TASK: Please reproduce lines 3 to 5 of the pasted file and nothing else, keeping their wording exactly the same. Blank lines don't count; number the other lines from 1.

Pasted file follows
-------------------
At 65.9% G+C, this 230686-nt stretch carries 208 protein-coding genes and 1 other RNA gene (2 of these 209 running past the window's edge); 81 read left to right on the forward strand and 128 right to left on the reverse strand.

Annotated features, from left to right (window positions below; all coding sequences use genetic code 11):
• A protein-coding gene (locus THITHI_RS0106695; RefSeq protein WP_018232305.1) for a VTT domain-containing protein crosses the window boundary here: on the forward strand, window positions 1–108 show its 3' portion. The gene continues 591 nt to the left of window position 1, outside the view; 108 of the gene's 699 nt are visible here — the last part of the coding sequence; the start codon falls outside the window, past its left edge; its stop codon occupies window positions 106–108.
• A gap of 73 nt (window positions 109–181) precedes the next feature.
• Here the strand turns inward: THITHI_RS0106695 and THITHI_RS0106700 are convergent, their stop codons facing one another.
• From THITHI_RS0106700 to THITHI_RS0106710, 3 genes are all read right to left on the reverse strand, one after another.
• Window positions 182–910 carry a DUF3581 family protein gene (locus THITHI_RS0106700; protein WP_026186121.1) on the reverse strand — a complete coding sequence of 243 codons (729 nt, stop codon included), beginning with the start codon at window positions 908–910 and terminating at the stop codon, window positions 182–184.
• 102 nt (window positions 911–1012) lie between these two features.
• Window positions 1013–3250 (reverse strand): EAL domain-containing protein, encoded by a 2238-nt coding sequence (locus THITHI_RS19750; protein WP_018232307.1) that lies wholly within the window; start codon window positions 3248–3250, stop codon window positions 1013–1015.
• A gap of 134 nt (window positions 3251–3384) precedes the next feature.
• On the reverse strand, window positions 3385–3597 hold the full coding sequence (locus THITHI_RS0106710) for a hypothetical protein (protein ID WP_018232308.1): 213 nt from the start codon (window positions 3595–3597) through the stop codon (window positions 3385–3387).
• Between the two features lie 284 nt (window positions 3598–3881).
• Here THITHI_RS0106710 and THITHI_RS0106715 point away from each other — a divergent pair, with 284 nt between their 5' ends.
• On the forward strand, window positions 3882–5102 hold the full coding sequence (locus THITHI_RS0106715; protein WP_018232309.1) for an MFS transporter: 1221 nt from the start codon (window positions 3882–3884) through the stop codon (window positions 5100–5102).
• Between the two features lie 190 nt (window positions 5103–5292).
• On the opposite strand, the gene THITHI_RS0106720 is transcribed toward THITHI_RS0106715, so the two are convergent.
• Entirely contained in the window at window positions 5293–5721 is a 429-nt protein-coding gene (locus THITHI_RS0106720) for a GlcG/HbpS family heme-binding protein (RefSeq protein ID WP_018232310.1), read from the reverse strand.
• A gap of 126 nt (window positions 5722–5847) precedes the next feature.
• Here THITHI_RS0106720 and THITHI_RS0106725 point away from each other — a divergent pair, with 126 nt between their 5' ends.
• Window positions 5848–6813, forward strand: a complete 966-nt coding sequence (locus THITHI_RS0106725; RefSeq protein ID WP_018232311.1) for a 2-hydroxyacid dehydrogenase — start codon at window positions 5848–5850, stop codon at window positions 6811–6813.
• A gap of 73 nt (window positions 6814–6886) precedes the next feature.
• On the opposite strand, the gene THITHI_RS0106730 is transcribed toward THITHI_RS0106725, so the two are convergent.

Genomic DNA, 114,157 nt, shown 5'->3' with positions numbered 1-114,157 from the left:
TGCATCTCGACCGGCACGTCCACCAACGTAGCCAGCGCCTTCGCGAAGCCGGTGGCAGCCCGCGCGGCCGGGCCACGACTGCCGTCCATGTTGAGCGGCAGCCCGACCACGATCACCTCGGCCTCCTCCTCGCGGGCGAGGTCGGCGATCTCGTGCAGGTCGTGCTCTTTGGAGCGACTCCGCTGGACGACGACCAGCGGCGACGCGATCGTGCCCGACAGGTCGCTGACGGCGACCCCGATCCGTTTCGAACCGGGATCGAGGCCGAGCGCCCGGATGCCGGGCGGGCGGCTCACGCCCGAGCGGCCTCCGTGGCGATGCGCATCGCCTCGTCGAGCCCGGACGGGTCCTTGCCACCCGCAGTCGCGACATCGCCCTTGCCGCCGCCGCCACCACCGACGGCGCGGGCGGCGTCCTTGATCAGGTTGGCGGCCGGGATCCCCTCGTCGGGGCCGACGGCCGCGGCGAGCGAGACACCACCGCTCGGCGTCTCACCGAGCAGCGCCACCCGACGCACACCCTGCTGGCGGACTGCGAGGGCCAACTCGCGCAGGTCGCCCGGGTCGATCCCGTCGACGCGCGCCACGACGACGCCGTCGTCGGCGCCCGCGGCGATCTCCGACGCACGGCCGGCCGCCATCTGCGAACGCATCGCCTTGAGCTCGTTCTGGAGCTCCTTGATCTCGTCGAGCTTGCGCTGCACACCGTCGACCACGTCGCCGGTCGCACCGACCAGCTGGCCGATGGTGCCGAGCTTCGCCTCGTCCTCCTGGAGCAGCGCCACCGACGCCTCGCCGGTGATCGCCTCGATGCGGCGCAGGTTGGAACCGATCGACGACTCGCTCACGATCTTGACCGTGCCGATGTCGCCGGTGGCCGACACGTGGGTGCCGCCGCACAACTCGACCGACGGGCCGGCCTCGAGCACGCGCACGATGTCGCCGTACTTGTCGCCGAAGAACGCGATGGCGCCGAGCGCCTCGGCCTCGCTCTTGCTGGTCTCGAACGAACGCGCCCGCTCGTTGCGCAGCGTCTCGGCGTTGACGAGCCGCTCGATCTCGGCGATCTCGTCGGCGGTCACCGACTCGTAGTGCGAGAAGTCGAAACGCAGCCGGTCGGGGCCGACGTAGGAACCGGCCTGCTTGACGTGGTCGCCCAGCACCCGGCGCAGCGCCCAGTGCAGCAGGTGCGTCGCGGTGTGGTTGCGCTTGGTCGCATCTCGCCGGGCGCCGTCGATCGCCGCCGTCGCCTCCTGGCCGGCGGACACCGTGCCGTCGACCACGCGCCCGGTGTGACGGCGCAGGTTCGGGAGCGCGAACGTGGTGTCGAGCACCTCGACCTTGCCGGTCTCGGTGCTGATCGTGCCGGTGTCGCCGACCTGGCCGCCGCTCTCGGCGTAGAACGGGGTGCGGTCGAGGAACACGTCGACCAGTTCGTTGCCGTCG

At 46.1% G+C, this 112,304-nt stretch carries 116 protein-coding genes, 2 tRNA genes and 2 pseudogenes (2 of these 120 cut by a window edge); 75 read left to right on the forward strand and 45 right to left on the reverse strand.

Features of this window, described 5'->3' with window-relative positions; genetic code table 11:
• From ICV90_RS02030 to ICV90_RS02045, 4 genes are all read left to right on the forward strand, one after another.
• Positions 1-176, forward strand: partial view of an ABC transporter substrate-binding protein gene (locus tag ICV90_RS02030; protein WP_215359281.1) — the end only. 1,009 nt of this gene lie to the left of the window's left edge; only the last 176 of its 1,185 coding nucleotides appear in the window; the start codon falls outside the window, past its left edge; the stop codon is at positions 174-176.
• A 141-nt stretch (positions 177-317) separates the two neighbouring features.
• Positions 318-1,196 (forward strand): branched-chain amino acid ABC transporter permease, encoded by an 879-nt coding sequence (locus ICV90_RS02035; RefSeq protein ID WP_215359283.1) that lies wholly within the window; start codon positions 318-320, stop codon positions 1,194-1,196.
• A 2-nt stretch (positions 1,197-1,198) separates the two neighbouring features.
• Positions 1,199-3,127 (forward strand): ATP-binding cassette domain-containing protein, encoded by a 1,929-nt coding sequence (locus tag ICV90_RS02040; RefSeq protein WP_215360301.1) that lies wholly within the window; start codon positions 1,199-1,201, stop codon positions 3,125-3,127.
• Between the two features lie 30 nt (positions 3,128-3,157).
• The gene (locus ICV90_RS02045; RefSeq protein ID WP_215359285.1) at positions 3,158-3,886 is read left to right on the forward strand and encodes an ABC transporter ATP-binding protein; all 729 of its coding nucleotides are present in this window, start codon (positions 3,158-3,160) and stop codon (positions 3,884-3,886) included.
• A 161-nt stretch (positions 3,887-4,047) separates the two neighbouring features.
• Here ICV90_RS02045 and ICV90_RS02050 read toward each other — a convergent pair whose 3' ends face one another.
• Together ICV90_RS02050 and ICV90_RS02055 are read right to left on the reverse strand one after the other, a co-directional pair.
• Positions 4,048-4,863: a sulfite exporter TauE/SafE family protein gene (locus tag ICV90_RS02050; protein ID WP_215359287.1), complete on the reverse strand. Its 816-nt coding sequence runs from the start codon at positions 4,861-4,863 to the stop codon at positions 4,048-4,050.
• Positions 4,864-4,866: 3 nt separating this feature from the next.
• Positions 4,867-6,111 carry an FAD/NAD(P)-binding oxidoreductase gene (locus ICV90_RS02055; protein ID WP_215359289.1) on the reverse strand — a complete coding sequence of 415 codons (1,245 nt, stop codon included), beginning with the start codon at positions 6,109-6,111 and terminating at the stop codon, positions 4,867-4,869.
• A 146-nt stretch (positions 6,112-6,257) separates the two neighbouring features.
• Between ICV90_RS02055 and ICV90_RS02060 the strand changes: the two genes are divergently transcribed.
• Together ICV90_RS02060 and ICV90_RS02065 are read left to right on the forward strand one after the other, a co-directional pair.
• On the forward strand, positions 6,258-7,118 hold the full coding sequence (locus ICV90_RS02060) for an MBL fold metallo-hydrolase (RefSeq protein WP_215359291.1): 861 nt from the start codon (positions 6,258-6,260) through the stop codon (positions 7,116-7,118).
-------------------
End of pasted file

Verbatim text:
• A protein-coding gene (locus THITHI_RS0106695; RefSeq protein WP_018232305.1) for a VTT domain-containing protein crosses the window boundary here: on the forward strand, window positions 1–108 show its 3' portion. The gene continues 591 nt to the left of window position 1, outside the view; 108 of the gene's 699 nt are visible here — the last part of the coding sequence; the start codon falls outside the window, past its left edge; its stop codon occupies window positions 106–108.
• A gap of 73 nt (window positions 109–181) precedes the next feature.
• Here the strand turns inward: THITHI_RS0106695 and THITHI_RS0106700 are convergent, their stop codons facing one another.